Part of the reason for the closures is an oversaturation of charter schools in some neighborhoods. In certain cases, as with PUC iPrep, the charters were granted based on faulty data that overstated the need for a school. The PUC iPrep closure came only months after another Eagle Rock school, Celerity Rolas Charter School, also shuttered due to lack of enrollment. The Celerity charter network had also been under a federal investigation for reckless spending by its CEO. Another school, PUC Santa Rosa Charter Academy, which serves about 160 middle schoolers in Glassell Park, informed LAUSD in May that it was closing at the end of spring term, according to a district spokesperson.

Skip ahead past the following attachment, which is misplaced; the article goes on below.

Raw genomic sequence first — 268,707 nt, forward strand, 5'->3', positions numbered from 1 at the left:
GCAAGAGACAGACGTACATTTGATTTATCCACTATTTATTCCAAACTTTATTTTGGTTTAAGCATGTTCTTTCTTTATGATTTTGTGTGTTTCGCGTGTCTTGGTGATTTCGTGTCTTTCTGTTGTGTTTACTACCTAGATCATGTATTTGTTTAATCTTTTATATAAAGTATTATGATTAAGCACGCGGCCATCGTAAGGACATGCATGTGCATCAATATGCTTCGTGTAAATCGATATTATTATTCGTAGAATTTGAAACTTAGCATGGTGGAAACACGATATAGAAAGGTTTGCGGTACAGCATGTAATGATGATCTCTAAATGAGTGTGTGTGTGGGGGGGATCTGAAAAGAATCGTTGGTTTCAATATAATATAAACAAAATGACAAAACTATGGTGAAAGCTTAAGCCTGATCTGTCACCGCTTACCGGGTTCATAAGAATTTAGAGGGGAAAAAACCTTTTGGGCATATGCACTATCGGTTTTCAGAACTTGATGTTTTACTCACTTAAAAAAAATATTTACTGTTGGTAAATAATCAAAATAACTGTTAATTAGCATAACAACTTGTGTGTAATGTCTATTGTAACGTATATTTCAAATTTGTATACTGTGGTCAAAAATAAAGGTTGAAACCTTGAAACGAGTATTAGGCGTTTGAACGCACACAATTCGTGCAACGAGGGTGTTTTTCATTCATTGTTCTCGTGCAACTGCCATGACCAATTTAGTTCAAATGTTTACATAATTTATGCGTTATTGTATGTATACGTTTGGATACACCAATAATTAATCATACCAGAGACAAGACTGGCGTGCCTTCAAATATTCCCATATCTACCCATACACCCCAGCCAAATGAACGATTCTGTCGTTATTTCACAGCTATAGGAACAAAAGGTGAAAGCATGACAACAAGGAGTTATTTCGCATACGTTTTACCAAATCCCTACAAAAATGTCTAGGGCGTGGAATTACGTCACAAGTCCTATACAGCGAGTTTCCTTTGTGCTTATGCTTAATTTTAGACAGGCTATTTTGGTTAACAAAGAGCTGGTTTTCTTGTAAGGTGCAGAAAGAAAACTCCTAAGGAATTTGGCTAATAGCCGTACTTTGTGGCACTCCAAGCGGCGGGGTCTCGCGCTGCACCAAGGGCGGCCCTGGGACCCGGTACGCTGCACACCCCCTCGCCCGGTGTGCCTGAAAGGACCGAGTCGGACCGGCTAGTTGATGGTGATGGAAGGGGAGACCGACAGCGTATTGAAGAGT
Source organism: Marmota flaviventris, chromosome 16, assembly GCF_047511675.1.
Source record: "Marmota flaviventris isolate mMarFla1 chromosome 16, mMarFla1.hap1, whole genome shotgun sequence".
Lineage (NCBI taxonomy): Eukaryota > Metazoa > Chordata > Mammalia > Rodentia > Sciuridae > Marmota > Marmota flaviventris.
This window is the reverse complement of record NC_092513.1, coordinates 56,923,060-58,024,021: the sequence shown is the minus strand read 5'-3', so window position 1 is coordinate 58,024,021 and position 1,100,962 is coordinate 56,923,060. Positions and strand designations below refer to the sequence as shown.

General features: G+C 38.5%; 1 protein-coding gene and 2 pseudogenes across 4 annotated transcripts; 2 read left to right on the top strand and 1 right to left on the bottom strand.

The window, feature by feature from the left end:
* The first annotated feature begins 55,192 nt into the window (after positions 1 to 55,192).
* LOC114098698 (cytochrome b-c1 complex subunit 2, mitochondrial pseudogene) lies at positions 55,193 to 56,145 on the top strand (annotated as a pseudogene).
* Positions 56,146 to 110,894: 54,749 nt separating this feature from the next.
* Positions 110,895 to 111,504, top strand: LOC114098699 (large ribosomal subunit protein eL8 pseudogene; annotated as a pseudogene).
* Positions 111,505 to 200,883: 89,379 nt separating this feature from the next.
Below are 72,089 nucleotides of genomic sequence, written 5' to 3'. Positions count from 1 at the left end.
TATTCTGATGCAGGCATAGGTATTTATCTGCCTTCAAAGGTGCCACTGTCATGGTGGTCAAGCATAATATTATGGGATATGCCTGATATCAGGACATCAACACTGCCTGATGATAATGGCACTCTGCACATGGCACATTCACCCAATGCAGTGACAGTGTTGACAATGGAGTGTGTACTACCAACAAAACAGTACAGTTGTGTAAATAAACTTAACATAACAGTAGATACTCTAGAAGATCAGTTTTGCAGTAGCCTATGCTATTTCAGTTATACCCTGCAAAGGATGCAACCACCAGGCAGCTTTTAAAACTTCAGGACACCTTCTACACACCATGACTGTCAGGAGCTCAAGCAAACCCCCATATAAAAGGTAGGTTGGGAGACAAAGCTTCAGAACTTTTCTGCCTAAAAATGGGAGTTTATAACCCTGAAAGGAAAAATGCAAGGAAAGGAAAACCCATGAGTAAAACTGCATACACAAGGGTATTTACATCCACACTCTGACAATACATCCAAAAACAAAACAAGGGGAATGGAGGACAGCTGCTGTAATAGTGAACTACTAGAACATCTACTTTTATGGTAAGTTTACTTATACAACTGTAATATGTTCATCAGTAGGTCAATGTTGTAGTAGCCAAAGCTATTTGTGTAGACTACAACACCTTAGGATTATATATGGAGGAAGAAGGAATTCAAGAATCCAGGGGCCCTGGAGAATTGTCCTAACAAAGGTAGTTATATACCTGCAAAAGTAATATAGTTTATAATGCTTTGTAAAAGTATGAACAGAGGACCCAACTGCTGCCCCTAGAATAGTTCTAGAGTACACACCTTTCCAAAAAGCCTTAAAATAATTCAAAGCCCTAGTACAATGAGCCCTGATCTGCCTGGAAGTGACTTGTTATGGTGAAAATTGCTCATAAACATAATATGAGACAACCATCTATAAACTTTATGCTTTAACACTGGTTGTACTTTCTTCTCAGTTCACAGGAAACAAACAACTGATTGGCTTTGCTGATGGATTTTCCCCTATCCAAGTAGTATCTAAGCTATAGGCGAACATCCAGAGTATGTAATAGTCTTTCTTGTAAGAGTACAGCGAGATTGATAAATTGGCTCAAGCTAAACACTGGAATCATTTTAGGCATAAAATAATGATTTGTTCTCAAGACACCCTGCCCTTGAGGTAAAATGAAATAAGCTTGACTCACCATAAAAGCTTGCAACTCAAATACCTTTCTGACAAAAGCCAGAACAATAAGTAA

With iPrep, it’s not clear whether another factor was at play: PUC, a nonprofit group of 15 charter schools in Los Angeles, was co-founded by Ref Rodriguez, who resigned from the L.A. Board of Education in July 2018 after pleading guilty to criminal charges related to campaign finance. PUC did not respond to Capital & Main’s request for comments.


When charters close for business reasons they can close as soon as it becomes impossible to make payroll.


CHARTER SCHOOLS ARE PUBLICLY FUNDED and privately managed, and they must apply for renewals from an authorizer designated by the state legislature to regulate and oversee them. Very often this authorizer is the local school district in which they operate. When charters are denied renewal, they usually close after the school year ends. When charters close for business reasons—mainly, because of a student shortfall leading to a budget shortfall—they may shutter as soon as it becomes impossible to make payroll.